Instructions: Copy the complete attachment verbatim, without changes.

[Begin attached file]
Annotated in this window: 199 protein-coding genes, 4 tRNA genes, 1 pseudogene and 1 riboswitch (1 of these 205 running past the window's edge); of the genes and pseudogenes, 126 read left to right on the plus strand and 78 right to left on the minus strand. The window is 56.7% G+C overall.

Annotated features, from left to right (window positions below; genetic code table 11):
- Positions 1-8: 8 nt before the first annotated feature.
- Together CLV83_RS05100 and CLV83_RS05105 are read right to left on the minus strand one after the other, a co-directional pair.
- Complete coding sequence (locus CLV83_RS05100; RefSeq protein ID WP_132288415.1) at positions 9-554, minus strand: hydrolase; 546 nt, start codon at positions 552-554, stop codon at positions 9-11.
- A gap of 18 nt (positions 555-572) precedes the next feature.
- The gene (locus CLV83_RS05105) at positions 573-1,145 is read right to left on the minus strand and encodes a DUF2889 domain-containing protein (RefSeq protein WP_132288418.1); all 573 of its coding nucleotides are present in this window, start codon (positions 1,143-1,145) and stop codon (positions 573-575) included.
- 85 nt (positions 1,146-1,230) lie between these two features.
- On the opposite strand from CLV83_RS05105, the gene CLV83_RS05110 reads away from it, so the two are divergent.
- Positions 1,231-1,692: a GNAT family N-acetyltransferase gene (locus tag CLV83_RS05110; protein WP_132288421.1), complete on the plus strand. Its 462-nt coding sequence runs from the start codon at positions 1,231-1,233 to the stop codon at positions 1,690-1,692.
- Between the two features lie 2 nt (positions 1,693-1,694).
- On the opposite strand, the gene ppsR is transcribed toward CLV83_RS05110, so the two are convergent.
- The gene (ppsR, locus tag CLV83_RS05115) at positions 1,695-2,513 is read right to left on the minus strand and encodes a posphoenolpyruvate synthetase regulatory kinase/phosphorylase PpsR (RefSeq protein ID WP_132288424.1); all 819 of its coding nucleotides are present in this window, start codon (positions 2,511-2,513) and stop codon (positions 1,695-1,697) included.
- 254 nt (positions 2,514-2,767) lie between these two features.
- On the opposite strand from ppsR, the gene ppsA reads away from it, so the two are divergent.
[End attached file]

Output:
Annotated in this window: 199 protein-coding genes, 4 tRNA genes, 1 pseudogene and 1 riboswitch (1 of these 205 running past the window's edge); of the genes and pseudogenes, 126 read left to right on the plus strand and 78 right to left on the minus strand. The window is 56.7% G+C overall.

Annotated features, from left to right (window positions below; genetic code table 11):
- Positions 1-8: 8 nt before the first annotated feature.
- Together CLV83_RS05100 and CLV83_RS05105 are read right to left on the minus strand one after the other, a co-directional pair.
- Complete coding sequence (locus CLV83_RS05100; RefSeq protein ID WP_132288415.1) at positions 9-554, minus strand: hydrolase; 546 nt, start codon at positions 552-554, stop codon at positions 9-11.
- A gap of 18 nt (positions 555-572) precedes the next feature.
- The gene (locus CLV83_RS05105) at positions 573-1,145 is read right to left on the minus strand and encodes a DUF2889 domain-containing protein (RefSeq protein WP_132288418.1); all 573 of its coding nucleotides are present in this window, start codon (positions 1,143-1,145) and stop codon (positions 573-575) included.
- 85 nt (positions 1,146-1,230) lie between these two features.
- On the opposite strand from CLV83_RS05105, the gene CLV83_RS05110 reads away from it, so the two are divergent.
- Positions 1,231-1,692: a GNAT family N-acetyltransferase gene (locus tag CLV83_RS05110; protein WP_132288421.1), complete on the plus strand. Its 462-nt coding sequence runs from the start codon at positions 1,231-1,233 to the stop codon at positions 1,690-1,692.
- Between the two features lie 2 nt (positions 1,693-1,694).
- On the opposite strand, the gene ppsR is transcribed toward CLV83_RS05110, so the two are convergent.
- The gene (ppsR, locus tag CLV83_RS05115) at positions 1,695-2,513 is read right to left on the minus strand and encodes a posphoenolpyruvate synthetase regulatory kinase/phosphorylase PpsR (RefSeq protein ID WP_132288424.1); all 819 of its coding nucleotides are present in this window, start codon (positions 2,511-2,513) and stop codon (positions 1,695-1,697) included.
- 254 nt (positions 2,514-2,767) lie between these two features.
- On the opposite strand from ppsR, the gene ppsA reads away from it, so the two are divergent.